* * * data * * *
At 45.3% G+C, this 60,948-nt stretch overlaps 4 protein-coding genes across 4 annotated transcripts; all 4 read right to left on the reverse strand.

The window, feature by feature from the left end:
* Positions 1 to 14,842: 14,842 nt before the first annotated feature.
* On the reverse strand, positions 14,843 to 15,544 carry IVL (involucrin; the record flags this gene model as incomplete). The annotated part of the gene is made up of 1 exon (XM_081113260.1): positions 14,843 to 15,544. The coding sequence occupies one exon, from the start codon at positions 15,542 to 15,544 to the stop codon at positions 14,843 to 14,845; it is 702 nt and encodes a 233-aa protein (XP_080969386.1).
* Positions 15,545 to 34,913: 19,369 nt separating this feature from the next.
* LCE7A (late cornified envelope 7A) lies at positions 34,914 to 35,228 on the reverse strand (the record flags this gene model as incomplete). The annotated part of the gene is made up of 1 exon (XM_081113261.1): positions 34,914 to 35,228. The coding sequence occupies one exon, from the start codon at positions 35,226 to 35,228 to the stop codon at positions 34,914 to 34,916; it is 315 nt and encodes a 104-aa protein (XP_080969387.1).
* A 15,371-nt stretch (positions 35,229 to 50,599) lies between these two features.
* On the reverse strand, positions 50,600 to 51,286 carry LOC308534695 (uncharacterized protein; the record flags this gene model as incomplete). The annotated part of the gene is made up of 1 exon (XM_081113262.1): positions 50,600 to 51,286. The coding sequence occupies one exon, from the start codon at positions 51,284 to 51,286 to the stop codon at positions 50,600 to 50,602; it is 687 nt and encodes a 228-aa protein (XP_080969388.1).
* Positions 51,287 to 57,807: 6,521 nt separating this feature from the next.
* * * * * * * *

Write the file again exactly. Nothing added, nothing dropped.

At 45.3% G+C, this 60,948-nt stretch overlaps 4 protein-coding genes across 4 annotated transcripts; all 4 read right to left on the reverse strand.

The window, feature by feature from the left end:
* Positions 1 to 14,842: 14,842 nt before the first annotated feature.
* On the reverse strand, positions 14,843 to 15,544 carry IVL (involucrin; the record flags this gene model as incomplete). The annotated part of the gene is made up of 1 exon (XM_081113260.1): positions 14,843 to 15,544. The coding sequence occupies one exon, from the start codon at positions 15,542 to 15,544 to the stop codon at positions 14,843 to 14,845; it is 702 nt and encodes a 233-aa protein (XP_080969386.1).
* Positions 15,545 to 34,913: 19,369 nt separating this feature from the next.
* LCE7A (late cornified envelope 7A) lies at positions 34,914 to 35,228 on the reverse strand (the record flags this gene model as incomplete). The annotated part of the gene is made up of 1 exon (XM_081113261.1): positions 34,914 to 35,228. The coding sequence occupies one exon, from the start codon at positions 35,226 to 35,228 to the stop codon at positions 34,914 to 34,916; it is 315 nt and encodes a 104-aa protein (XP_080969387.1).
* A 15,371-nt stretch (positions 35,229 to 50,599) lies between these two features.
* On the reverse strand, positions 50,600 to 51,286 carry LOC308534695 (uncharacterized protein; the record flags this gene model as incomplete). The annotated part of the gene is made up of 1 exon (XM_081113262.1): positions 50,600 to 51,286. The coding sequence occupies one exon, from the start codon at positions 51,284 to 51,286 to the stop codon at positions 50,600 to 50,602; it is 687 nt and encodes a 228-aa protein (XP_080969388.1).
* Positions 51,287 to 57,807: 6,521 nt separating this feature from the next.